Something Swedish


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Riddle me this, Sweden

First things first…

Stay with me here – 1st, 2nd, 3rd, 4th, 5th, 6th, 7th, 8th, 9th, 10th. In Swedish these would be 1:a, 2:a, 3:e, 4:e, 5:e, 6:e, 7:e, 8:e, 9:e, 10:e. I wasn’t able to recognize them either, don’t worry. But sometimes you do see “1st” in Swedish – usually in the produce section of the supermarket and you wonder what it is, “Is it the first crop of the season?” then you see “2st” and think it’s just a typo. “st” in Swedish means “stycken” a useful word that we don’t have in English which indicates how many of something, like individual pieces.

Time

Telling time is telling time, right? Wrong. It might be easy for those who know how to use military time, but I have literately missed a work meeting because of the habit of using AM and PM and mistaking an early morning meeting for an “after work” meeting. It takes a lot of time and finger counting to look at a clock and read 21.15 as 9:15, or vice versa, thinking 9:15 but needing to write 21.15, without getting it wrong a few dozen times.

Here’s a tip: if someone is meeting you for a drink at 10.00 they probably mean coffee, not alcohol.

But don’t worry, it’s only written this way, when Swedes speak they use the am/pm system, just to mess with my mind I assume. Not that saying the time is any easier – wrap your head around explaining 7:35 as “five minutes past half till 8,” More simply, dinner at 6:30? instead of saying “half past 6″ you would say “half till 7″.

Oh, and 10.00 is how we write the time here in Sweden, I wasn’t accidentally talking about the price of overpriced drinks (coffee/alcohol) in Sweden.

Like so:

2013-09-30 09.12.15

Money

So, if a period equals a colon (10.00 instead of 10:00) to indicate time, then how do we deal with money? Commas, of course, ya know, unless there should be a comma, then we use a period ($1,000 = 7.000 SEK)

Buying a pair of pants? Price: 699,90 SEK. Don’t worry, that’s hundred, not thousand, don’t let that comma startle you. And good news, tax is always included in the price tags in Sweden, so what you see is what you pay! Except that the “öre” (think “penny”) hasn’t existed in many years, so prices are just “rounded” to the nearest kronor, so yes, you will be paying 700 SEK.

Dates

Have an important meeting on 5/4/2013? Don’t miss it, it’s on April 5th, not May 4th.  Oh, and don’t try to make it any easier by writing “April 5th” because it is really “5:e april” (You were wondering where they used that colon, if not for telling time, right? Me too) The colon is also used when you would add an ” ‘s ” to an abbreviation, but I digress.

Grammar

While we’re on the topic of commas, colons, and periods being used differently than what I’m used to – why not talk about apostrophes and semi colons, too?

It’s easy, they barely exist while writing Swedish. Big sigh of relief, eller hur? Semi colons not being used as often as in English I can understand – people use them incorrectly all the time anyway, but apostrophes!? That’s like the bread and butter to English! Well, here’s the thing – Swedish doesn’t use contractions. You’ll never find our beloved “I’m,” “you’re,” “she’ll,” “aren’t” “they’re,” “here’s,” “I’ll,” “he’ll,” and “won’t” in Swedish which means that 90% of the apostrophes we use every day are gone. The other 10%? Also gone: “Sweden’s soccer team” becomes “Sveriges fotbollslag” no apostrophe needed, and yes soccer in the U.S. is “fotboll” (football) here in Sweden.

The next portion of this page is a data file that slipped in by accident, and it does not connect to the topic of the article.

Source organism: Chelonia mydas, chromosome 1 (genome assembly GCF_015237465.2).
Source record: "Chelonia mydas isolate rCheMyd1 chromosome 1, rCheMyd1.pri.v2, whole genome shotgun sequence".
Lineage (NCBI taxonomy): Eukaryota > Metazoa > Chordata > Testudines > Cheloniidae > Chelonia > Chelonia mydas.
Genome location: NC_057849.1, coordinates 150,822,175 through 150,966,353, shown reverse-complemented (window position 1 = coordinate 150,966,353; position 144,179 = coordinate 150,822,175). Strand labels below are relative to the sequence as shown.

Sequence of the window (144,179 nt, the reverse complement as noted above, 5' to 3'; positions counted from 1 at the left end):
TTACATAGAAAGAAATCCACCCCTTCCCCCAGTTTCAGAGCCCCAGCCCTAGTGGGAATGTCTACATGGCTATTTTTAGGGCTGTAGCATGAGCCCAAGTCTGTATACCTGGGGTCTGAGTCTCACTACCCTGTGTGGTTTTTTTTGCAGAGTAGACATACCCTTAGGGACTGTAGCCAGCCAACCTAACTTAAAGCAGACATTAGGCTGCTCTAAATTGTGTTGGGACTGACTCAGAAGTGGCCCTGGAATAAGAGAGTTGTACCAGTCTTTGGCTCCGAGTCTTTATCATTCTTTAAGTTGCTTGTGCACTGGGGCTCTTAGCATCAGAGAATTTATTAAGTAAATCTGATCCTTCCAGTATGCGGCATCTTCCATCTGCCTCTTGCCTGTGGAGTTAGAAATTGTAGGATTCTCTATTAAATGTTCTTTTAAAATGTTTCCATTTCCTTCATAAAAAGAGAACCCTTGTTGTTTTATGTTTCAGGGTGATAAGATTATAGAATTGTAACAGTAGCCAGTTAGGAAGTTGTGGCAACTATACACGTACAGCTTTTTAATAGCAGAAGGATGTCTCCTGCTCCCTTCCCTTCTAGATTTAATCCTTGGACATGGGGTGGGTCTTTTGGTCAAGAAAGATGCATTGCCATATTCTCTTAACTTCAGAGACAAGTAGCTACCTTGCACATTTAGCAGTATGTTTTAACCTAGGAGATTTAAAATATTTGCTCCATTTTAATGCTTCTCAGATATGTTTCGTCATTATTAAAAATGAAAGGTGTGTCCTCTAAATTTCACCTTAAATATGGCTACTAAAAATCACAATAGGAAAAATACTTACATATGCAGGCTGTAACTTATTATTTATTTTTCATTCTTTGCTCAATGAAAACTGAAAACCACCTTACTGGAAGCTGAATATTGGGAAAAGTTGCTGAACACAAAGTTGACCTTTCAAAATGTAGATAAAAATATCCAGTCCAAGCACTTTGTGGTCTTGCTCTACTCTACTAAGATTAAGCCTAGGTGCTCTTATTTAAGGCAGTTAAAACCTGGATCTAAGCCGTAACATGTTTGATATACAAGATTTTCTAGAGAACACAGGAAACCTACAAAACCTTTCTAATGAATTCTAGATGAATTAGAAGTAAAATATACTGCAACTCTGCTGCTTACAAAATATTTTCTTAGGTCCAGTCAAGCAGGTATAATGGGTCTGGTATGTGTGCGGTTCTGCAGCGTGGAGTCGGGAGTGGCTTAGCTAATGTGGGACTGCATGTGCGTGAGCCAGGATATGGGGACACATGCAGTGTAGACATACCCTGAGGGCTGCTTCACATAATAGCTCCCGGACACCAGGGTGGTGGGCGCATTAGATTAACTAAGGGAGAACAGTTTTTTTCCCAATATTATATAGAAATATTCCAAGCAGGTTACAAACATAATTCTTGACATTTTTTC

At least one thing is just as important in Swedish as it is in English, don’t forget your capitalization, as in don’t forget to NOT do it  for months or days of the week.

Multiple choice time!

Why is there an X here?

1) “2” and “3” are way too similar to put next to each other

x) Swede’s thought they’d get the numbers and the letters mingling.

2) To be even more confusing to immigrants!


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Success: Swedish as a Second Language (SAS)

It’s official! After 22 weeks in Swedish as a Second Language and Civics (Svenska som Andra Språk och Samhällskunskap), I’ve made it! – 18 weeks early and with the highest grade for the course (A)!

In January I wrote a short comparison of SAS and SFI (Here) and six months later here I am telling you about the end!

One thing that I learned is that there are two options for S.A.S: Komvux and Learnia, which are very different. My experience is based off of Kumvux, which I found to be much more rewarding. Learnia goes by much quicker (20 weeks) with less/no assignments, no tests, and hardly any teacher interaction.

S.A.S. typically takes 40 weeks, that’s ten weeks for every course (E, F, G, H which each include two chapters) but anyone can go faster or slower depending on how much work they do. Having class 12 hours a week and studying an additional 15 hours a week let me go through it quickly (hence my infrequent blog updates lately).  There is a test at the end of each chapter, and a bunch of assignments in between ranging from simple questions to book reports and essays.

Even though there are less formal lessons from the teachers when compared to SFI, and more “egen arbete” (Own work) I felt I learned a lot because the teachers instead give more one on one time to review your tests and anything you write, focusing on your specific problems. My work had drastically improved by the time I got to the last course, even being excused from a whole chapter because the teacher thought my level was beyond it at 20 weeks into the program, which gave me more time to focus on my final assignment.

My last few assignments in the course included a seven minute speech and a power point presentation in Swedish on a topic of our own choosing without the use of notes (I spoke about the benefits of running), an in depth short story analysis, a research paper from a limited choice of topics (I wrote nine pages on Norse Mythology/Religion), and a final exam.